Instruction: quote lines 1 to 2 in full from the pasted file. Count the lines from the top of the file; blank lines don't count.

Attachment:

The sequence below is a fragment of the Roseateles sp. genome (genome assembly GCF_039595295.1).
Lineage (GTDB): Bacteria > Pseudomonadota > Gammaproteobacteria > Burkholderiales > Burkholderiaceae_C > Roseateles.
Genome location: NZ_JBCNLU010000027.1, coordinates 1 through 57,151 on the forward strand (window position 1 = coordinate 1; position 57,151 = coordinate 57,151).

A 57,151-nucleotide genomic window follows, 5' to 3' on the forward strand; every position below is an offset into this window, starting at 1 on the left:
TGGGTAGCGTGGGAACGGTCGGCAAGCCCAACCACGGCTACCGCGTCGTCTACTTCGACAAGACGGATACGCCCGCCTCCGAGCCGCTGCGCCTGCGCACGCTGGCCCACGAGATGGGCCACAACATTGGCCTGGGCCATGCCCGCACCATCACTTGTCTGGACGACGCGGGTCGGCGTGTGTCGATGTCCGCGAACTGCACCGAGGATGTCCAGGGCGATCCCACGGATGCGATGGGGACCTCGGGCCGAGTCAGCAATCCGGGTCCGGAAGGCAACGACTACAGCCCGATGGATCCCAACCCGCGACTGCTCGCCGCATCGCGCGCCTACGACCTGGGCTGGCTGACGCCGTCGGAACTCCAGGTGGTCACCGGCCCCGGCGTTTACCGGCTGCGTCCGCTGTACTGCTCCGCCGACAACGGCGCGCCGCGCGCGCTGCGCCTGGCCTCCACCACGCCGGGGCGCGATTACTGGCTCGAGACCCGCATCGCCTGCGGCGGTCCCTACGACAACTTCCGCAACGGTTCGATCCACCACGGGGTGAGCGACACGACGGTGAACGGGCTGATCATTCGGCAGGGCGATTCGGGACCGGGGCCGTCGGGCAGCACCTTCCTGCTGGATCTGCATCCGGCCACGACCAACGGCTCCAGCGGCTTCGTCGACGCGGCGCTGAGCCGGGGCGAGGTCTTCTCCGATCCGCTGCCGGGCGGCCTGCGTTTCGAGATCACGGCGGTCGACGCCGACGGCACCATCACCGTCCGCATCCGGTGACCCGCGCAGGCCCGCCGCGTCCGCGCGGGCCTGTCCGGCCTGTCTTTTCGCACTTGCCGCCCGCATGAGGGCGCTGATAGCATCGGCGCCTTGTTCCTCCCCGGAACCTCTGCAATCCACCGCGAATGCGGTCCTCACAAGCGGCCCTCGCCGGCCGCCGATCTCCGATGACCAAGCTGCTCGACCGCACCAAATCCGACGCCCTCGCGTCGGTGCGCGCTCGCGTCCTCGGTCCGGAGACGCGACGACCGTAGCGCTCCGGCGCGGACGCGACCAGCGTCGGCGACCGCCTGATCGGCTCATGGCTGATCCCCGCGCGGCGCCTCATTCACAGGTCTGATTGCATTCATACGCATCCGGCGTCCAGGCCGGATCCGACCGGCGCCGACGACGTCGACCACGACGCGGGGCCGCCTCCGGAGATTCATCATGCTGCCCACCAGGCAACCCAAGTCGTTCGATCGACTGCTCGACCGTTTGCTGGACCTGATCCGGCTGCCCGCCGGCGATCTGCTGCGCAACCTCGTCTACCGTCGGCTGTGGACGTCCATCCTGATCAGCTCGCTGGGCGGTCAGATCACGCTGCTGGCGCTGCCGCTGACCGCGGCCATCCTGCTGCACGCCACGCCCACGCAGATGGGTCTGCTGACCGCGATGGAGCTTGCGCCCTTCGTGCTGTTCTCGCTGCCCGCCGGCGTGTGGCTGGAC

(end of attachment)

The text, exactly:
The sequence below is a fragment of the Roseateles sp. genome (genome assembly GCF_039595295.1).
Lineage (GTDB): Bacteria > Pseudomonadota > Gammaproteobacteria > Burkholderiales > Burkholderiaceae_C > Roseateles.